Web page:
• Max M. earned Ranger in Basketball
  • Jack S. achieved Warrior in Flag Football
Ready...aim...fire!Ready...aim...fire!
Working on coil pots in potteryWorking on coil pots in pottery
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Years of Tradition

After 51 years of camp, many things have changed and evolved, and yet many things are still exactly the same. We may have added things including more cabins, new activities, and bigger trips (plus seatbelts and life jackets!), but the core of what makes Falling Creek meaningful to so many is still the same. Though initially one might come for the fun activities, the friendships are what keep you coming back year after year. The people are at the heart of what makes Falling Creek important to all, and have been from the beginning.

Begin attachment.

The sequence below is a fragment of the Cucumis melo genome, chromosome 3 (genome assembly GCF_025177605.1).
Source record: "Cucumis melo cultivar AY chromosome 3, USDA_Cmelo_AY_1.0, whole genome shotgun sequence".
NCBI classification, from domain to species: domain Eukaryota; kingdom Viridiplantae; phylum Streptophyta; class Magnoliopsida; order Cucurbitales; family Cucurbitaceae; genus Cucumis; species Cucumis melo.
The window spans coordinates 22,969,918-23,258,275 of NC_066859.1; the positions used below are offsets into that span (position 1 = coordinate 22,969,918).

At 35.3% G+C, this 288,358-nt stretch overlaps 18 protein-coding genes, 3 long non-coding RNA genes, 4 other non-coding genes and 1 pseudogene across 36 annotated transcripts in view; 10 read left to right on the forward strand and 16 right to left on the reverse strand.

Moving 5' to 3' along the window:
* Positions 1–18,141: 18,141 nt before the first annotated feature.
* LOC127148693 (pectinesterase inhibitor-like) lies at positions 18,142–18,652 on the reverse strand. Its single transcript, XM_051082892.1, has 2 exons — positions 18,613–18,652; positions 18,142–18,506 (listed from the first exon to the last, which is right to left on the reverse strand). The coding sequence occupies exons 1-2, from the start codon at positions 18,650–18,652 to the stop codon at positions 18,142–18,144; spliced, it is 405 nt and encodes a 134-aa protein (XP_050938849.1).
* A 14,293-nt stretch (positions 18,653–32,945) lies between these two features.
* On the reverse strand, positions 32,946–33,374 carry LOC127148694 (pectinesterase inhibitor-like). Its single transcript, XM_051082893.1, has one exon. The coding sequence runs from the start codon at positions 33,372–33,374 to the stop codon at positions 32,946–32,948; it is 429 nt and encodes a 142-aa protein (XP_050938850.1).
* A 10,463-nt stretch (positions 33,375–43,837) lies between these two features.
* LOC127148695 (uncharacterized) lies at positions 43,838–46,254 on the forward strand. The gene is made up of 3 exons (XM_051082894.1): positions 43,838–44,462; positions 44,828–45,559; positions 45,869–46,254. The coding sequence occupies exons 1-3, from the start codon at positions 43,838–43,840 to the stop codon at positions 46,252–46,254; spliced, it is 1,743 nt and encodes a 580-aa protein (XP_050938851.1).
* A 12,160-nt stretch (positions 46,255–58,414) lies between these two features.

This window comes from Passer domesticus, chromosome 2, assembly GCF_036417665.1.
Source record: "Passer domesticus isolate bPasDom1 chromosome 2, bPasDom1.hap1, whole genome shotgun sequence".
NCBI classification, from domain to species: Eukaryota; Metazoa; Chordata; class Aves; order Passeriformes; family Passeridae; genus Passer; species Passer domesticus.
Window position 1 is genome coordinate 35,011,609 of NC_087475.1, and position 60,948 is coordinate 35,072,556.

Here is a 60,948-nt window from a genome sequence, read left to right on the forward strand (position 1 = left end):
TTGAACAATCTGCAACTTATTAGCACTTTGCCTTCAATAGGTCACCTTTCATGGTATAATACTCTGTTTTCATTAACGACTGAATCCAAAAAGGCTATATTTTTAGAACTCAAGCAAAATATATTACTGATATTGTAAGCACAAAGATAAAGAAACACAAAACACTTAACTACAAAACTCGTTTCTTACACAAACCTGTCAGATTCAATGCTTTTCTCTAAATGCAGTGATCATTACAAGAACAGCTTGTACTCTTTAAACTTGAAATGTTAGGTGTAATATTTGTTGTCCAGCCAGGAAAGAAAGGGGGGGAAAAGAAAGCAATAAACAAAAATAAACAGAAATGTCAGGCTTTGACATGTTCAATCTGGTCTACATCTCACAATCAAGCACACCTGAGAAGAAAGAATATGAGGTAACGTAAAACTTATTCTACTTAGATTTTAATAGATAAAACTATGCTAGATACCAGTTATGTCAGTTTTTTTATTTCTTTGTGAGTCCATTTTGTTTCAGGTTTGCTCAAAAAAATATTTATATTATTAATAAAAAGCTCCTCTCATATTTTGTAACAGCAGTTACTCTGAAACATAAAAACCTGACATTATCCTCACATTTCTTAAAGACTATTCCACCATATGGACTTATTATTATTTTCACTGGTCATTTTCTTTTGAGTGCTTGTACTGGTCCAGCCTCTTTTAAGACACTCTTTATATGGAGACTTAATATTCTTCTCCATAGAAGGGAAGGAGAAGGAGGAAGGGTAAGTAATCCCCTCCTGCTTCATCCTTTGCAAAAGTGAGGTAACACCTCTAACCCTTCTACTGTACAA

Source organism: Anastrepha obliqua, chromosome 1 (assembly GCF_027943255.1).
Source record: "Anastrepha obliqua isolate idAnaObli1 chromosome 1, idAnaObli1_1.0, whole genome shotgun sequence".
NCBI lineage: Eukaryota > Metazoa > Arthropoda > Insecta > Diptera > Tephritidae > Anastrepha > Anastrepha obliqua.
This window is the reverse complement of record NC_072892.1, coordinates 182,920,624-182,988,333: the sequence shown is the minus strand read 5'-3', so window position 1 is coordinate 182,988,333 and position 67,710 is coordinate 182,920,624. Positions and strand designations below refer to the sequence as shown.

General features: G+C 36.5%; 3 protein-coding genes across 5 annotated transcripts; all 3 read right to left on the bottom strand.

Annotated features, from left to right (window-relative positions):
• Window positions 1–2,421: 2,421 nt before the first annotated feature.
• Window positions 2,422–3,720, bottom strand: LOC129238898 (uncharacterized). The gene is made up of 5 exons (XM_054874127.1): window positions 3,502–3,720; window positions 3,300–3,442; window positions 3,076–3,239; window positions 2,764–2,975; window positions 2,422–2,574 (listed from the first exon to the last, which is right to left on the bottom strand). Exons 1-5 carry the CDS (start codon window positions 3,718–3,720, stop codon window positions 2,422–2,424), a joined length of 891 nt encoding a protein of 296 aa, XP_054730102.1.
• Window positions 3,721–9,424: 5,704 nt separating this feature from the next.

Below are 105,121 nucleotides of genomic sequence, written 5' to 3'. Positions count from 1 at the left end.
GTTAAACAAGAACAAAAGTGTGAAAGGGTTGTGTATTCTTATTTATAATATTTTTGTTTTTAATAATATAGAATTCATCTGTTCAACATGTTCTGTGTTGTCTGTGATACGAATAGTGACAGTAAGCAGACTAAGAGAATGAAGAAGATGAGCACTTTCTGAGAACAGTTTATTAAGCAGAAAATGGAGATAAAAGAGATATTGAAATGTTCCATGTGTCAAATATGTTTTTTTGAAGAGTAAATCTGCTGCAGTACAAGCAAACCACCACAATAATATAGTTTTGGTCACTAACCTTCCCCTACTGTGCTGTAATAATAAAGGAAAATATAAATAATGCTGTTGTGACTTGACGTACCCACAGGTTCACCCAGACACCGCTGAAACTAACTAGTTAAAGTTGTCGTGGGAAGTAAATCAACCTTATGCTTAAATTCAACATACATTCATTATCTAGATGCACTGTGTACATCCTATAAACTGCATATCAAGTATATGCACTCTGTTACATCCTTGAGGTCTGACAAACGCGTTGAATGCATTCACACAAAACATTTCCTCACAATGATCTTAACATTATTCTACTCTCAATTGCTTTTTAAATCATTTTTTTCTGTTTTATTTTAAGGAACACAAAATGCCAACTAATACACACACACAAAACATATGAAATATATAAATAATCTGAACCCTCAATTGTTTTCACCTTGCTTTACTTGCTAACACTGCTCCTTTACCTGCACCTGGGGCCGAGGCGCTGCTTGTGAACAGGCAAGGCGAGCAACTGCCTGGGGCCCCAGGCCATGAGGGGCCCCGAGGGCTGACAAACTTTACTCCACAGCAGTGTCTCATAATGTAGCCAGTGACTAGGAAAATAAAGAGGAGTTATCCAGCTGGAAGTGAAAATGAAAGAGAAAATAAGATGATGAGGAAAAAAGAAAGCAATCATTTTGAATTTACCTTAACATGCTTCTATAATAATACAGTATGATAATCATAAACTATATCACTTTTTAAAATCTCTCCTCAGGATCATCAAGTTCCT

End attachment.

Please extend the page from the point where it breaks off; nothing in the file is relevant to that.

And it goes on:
Every year during Main Camp, we celebrate those who have been returning to Falling Creek for at least 5 years. We enjoy a “5 Year Dinner,” complete with hors d’oeuvres and freshly grilled steaks. The campers and staff look forward to this celebratory meal each year, and we host it to honor the commitment and multiple years of influence that these boys have shared with camp. To begin the evening, we enjoyed some socializing on the porch while eating spinach and artichoke dip, cheesy chili dip, and assorted crackers. We also enjoyed ice cold Cheerwine sodas, just like on Cookout Supper evenings.

Chef David and Chef Williams manning the grillChef David and Chef Williams manning the grill